With SPIDER’s flight complete, the record of its observations resides in the payload’s data storage drives. SPIDER records data too quickly to transmit back via satellite, so the only way to get its valuable data back is by recovering those drives from the payload. The Antarctic Treaty also requires us to recover SPIDER’s hardware from the ice for environmental reasons.
All of this means: we need to send a team to SPIDER’s landing site. And yesterday we did!
Given SPIDER’s location, recovery flights to the SPIDER payload must be staged from South Pole Station. Canadian airline Ken Borek Air services such remote locations using two types of small aircraft: Twin Otter (DHC-6) and Basler (BT-67, a modified DC-3). These planes and their adventurous pilots can land in terrain and weather inaccessible to larger craft. They can carry both passengers and cargo, with quantities of each depending on distance and fuel allocation.
NSF and NASA/CSBF take advantage of a variety of satellite imagery to perform a first evaluation of the landing site. On January 10th the flight crew performed an initial reconnaissance flight to get eyes on the payload and terrain. The report back was excellent: SPIDER is largely intact, and the terrain looks favorable for landing and taxiing near the payload. Based upon this, LDB/CSBF put in a request for NSF to support a series of recovery flights; after a few days waiting for other operations to complete, we were given the go-ahead! Now the team gathers tools and waits for good weather…
Recovery in a Nutshell
SPIDER is too large to fit into the cargo holds of these aircraft, so the recovery team must cut up SPIDER’s carcass and bring it back in pieces. We on the science team are responsible for writing a procedure for this: what are the highest-priority items to recover, where to cut the big components, etc. The top-priority items are the data vaults: a set of solid-state storage and helium disk drives that hold multiple redundant copies of SPIDER’s data. Also high on the priority list are NASA SIP electronics box (located under the payload deck) and SPIDER’s major flight electronics, all accessible on the payload deck and on the belly of SPIDER’s cryostat. We labeled these top-priority items in black marker before launch, even marking up the deck to show the easiest places to cut.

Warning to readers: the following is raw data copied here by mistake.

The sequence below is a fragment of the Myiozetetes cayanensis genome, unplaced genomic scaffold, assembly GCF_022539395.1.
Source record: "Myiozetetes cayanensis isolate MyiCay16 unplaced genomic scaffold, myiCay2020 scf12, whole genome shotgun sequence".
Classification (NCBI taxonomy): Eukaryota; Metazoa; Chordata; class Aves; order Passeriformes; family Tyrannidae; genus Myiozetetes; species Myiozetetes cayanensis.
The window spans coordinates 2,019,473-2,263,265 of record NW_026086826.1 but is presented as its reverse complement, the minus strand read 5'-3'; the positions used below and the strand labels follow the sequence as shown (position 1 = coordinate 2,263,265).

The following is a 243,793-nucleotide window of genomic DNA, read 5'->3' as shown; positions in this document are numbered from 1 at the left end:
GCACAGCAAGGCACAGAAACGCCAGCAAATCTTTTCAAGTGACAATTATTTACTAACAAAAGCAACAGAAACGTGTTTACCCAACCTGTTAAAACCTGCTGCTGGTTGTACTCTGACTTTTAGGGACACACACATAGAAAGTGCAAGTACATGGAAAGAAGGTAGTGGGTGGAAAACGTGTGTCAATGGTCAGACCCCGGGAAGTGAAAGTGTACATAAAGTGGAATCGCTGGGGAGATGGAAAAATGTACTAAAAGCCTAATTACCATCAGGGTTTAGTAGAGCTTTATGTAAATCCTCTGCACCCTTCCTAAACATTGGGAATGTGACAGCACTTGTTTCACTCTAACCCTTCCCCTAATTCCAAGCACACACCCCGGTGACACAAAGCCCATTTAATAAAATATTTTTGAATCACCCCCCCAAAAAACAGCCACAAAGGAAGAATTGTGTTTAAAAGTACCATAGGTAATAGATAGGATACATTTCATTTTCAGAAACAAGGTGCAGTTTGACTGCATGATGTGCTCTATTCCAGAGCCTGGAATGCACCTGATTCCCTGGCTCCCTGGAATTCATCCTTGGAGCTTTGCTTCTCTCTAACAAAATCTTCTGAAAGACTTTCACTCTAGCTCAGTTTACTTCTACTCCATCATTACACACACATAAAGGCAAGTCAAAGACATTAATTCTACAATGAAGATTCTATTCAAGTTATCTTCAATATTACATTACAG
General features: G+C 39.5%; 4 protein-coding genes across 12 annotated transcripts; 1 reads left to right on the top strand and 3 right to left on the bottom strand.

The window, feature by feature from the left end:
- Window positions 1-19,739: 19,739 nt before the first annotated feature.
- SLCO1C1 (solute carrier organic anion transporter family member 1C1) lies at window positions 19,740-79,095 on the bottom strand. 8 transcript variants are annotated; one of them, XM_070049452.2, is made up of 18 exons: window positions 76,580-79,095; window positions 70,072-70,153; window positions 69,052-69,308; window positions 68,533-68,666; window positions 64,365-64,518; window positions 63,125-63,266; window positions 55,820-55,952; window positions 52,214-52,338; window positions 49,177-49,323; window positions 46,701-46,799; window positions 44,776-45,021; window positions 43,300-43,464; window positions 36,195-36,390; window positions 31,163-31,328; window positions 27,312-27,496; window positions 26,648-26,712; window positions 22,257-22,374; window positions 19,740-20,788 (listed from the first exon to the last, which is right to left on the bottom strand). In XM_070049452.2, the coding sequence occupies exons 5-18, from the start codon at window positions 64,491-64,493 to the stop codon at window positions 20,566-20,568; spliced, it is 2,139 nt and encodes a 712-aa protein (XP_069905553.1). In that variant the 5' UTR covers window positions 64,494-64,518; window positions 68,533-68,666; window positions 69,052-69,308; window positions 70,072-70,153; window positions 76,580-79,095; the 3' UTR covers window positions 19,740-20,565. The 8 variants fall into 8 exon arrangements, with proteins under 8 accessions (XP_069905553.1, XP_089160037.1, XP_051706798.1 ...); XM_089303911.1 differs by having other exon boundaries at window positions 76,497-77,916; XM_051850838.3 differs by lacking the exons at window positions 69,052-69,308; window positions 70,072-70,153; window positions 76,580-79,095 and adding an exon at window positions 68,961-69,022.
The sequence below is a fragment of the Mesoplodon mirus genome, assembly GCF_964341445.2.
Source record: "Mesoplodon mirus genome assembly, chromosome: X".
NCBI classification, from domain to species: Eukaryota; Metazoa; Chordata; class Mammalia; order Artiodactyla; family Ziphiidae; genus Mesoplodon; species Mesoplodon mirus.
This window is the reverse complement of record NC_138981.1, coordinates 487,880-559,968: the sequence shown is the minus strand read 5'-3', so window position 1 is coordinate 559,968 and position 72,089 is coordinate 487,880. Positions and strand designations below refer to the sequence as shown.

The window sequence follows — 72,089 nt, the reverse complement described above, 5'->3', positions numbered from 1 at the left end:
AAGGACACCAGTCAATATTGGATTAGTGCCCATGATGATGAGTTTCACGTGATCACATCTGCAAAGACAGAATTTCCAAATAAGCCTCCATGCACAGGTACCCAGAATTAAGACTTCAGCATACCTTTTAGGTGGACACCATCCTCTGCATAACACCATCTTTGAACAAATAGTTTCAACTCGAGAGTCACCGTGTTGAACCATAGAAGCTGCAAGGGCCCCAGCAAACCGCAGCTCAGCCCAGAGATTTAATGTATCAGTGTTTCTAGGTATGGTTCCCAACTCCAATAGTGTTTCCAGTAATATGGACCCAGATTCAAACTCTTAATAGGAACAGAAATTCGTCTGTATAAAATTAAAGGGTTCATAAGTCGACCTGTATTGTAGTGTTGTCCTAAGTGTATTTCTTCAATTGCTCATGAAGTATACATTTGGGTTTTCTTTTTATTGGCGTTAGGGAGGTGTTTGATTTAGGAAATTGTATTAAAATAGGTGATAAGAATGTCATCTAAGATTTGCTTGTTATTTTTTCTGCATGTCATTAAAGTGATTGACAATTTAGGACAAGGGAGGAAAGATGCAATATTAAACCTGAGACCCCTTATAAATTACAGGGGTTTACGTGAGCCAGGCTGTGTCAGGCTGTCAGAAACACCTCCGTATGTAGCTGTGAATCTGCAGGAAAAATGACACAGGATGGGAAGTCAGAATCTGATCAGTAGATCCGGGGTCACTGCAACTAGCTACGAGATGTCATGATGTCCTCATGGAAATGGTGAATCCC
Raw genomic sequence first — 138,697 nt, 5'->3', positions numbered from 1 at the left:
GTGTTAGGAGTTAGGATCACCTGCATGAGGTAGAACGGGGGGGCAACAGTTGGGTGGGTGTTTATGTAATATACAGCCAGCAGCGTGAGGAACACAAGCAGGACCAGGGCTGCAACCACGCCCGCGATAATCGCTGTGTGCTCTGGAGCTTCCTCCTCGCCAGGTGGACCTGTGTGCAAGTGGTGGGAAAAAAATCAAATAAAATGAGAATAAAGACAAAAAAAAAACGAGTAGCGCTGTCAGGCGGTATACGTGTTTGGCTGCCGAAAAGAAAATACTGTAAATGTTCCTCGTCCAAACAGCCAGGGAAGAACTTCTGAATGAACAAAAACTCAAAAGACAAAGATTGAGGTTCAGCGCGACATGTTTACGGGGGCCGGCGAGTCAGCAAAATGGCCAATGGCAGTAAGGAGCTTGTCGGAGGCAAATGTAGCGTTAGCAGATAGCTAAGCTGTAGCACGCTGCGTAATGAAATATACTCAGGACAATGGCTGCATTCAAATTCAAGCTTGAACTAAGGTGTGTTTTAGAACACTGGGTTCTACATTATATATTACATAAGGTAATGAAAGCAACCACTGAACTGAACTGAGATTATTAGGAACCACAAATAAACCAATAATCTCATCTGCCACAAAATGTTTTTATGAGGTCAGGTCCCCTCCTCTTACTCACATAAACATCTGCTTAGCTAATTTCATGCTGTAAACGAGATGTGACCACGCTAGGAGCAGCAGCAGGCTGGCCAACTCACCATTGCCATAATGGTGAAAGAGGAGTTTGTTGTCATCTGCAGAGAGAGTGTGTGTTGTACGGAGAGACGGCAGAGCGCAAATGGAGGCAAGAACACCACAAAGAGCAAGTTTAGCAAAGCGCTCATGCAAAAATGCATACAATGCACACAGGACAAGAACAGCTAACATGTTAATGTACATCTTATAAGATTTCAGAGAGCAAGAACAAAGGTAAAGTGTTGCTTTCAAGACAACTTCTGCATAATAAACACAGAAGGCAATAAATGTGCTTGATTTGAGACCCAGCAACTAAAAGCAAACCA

With the SPIDER and CSBF teams sent off-continent so early this year, recovery work stretches the few remaining people extremely thin. LDB team members Scott Battaion (CSBF) and Rose McAdoo (ASC) went to Pole to support recovery, along with SPIDER team member Sasha Rahlin (already there for work on the South Pole Telescope). Along with the flight crew, this group must make several trips to the payload for long hours of work at wind chills of -60F. Upon return to Pole, they will pack up the high-priority cargo for return to North America. Depending on how many flights the weather permits this season, they may also have to judge when to stop the recovery process, and prep the remainder of the payload for the long winter.
First Recovery Flight
After a few days of poor weather, the team made their first trip out to the payload on January 21st. After a hard day’s work, they managed to return all of SPIDER’s high-priority data and electronics to the South Pole – a huge success!
SPIDER’s data now begins a long journey back to North America. Along the way we make copies, both to secure against damage or loss in shipping, and to distribute among the various collaborating institutions. One copy of the data drives will be made at Pole. The drives will then head to McMurdo and on to Christchurch, where a SPIDER team member will make additional copies for distribution back home. Then the real fun begins, and we see what the data can tell us about our universe.